Ni nanoparticles with a size distribution from 2 to 6 nm, embedded in various organic matrices, were fabricated in ultrahigh vacuum. For this purpose metal free and Ni phthalocyanine, fullerene C60, and pentacene were coevaporated with Ni. When coevaporated, Ni and H2Pc react, leading to the formation of NiPc and Ni nanoparticles. The molecular structure of the matrix was found to have negligible effect on the size of the nanoparticles but to influence the magnetic anisotropy of the nanoparticles: Ni nanoparticles formed in the buckyball matrix have a cubic symmetry, while nanoparticles formed in matrices consisting of planar molecules exhibit a uniaxial symmetry. After exposure to atmosphere, photoelectron spectroscopy investigations demonstrate the presence of metallic Ni nanoparticles accompanied by Ni oxide and the existence of a charge transfer from the organic matrix to the particles in all investigated systems. The oxidized Ni nanoparticles exhibit a larger magnetic anisotropy compared to the freshly prepared particles which show superparamagnetic properties above 17 K. Moreover, photoelectron spectroscopy was used to probe the oxidation process of the Ni nanoparticles in different organic matrices. It could thus be shown that a matrix consisting of spherical molecules like C60 prevent the particles much better from oxidation compared to matrices of flat molecules.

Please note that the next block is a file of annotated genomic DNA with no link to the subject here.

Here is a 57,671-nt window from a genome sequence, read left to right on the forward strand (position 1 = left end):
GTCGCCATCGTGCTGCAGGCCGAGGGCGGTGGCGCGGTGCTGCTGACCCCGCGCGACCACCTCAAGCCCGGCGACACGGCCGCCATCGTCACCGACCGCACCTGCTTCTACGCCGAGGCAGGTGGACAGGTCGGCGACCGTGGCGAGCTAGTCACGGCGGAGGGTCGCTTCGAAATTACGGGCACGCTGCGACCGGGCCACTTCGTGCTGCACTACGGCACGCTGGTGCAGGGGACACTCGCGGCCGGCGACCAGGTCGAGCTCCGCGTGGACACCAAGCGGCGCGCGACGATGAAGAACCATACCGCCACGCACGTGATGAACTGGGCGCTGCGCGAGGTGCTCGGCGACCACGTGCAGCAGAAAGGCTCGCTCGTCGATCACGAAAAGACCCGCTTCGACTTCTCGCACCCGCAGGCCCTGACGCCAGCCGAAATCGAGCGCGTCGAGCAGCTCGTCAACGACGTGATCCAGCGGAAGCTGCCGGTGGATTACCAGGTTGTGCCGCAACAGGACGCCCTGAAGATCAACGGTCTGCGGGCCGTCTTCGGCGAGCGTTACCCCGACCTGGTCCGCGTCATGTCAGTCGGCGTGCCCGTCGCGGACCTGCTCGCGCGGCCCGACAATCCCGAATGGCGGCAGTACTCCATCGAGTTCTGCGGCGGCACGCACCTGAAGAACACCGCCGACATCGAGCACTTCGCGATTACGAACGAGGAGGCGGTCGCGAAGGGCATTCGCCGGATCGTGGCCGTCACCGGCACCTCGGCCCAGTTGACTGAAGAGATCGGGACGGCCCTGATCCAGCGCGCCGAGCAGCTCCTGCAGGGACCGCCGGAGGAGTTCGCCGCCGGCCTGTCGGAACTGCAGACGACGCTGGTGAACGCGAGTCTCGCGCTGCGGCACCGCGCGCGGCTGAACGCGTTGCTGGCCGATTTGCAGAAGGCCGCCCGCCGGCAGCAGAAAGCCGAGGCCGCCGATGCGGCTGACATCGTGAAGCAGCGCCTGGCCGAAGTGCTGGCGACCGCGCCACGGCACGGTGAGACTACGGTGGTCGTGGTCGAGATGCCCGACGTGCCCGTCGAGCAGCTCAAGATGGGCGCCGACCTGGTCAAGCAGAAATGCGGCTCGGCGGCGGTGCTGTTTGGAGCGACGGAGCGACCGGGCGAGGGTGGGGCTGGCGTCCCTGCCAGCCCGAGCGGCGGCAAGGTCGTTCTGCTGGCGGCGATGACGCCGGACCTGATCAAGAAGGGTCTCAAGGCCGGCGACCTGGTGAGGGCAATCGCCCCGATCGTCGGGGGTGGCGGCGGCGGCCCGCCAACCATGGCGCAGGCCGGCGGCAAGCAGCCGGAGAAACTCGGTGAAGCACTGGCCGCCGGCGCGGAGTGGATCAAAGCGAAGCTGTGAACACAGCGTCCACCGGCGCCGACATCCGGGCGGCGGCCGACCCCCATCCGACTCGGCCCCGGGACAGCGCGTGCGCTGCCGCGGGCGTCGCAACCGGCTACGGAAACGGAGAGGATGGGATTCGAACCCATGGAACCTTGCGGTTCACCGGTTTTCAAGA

All Science Journal Classification (ASJC) codes
- Physical and Theoretical Chemistry
- Surfaces, Coatings and Films
- Materials Chemistry